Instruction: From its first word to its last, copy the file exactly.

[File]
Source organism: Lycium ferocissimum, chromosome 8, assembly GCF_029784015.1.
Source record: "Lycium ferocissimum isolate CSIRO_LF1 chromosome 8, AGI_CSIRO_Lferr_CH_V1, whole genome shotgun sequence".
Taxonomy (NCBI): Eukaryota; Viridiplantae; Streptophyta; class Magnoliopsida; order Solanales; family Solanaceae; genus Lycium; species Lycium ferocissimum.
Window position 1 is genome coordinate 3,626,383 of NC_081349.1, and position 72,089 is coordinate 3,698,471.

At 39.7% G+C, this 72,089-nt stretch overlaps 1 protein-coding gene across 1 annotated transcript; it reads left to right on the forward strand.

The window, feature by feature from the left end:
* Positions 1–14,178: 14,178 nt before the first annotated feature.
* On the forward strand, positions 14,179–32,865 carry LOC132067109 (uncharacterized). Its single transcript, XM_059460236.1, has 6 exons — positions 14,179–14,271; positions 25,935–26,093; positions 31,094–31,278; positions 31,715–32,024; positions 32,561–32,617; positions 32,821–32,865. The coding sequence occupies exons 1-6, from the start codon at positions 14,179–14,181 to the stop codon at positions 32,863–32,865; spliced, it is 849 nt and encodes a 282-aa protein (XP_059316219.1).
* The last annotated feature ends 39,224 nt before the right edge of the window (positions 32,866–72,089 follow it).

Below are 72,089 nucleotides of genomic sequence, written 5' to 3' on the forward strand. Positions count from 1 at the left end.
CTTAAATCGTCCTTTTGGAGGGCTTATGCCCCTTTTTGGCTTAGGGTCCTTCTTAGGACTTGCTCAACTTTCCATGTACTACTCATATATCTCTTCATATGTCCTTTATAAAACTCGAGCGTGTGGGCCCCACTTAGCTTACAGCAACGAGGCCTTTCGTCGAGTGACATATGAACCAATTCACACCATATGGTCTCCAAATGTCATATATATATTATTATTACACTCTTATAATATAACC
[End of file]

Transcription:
Source organism: Lycium ferocissimum, chromosome 8, assembly GCF_029784015.1.
Source record: "Lycium ferocissimum isolate CSIRO_LF1 chromosome 8, AGI_CSIRO_Lferr_CH_V1, whole genome shotgun sequence".
Taxonomy (NCBI): Eukaryota; Viridiplantae; Streptophyta; class Magnoliopsida; order Solanales; family Solanaceae; genus Lycium; species Lycium ferocissimum.
Window position 1 is genome coordinate 3,626,383 of NC_081349.1, and position 72,089 is coordinate 3,698,471.

At 39.7% G+C, this 72,089-nt stretch overlaps 1 protein-coding gene across 1 annotated transcript; it reads left to right on the forward strand.

The window, feature by feature from the left end:
* Positions 1–14,178: 14,178 nt before the first annotated feature.
* On the forward strand, positions 14,179–32,865 carry LOC132067109 (uncharacterized). Its single transcript, XM_059460236.1, has 6 exons — positions 14,179–14,271; positions 25,935–26,093; positions 31,094–31,278; positions 31,715–32,024; positions 32,561–32,617; positions 32,821–32,865. The coding sequence occupies exons 1-6, from the start codon at positions 14,179–14,181 to the stop codon at positions 32,863–32,865; spliced, it is 849 nt and encodes a 282-aa protein (XP_059316219.1).
* The last annotated feature ends 39,224 nt before the right edge of the window (positions 32,866–72,089 follow it).

Below are 72,089 nucleotides of genomic sequence, written 5' to 3' on the forward strand. Positions count from 1 at the left end.
CTTAAATCGTCCTTTTGGAGGGCTTATGCCCCTTTTTGGCTTAGGGTCCTTCTTAGGACTTGCTCAACTTTCCATGTACTACTCATATATCTCTTCATATGTCCTTTATAAAACTCGAGCGTGTGGGCCCCACTTAGCTTACAGCAACGAGGCCTTTCGTCGAGTGACATATGAACCAATTCACACCATATGGTCTCCAAATGTCATATATATATTATTATTACACTCTTATAATATAACC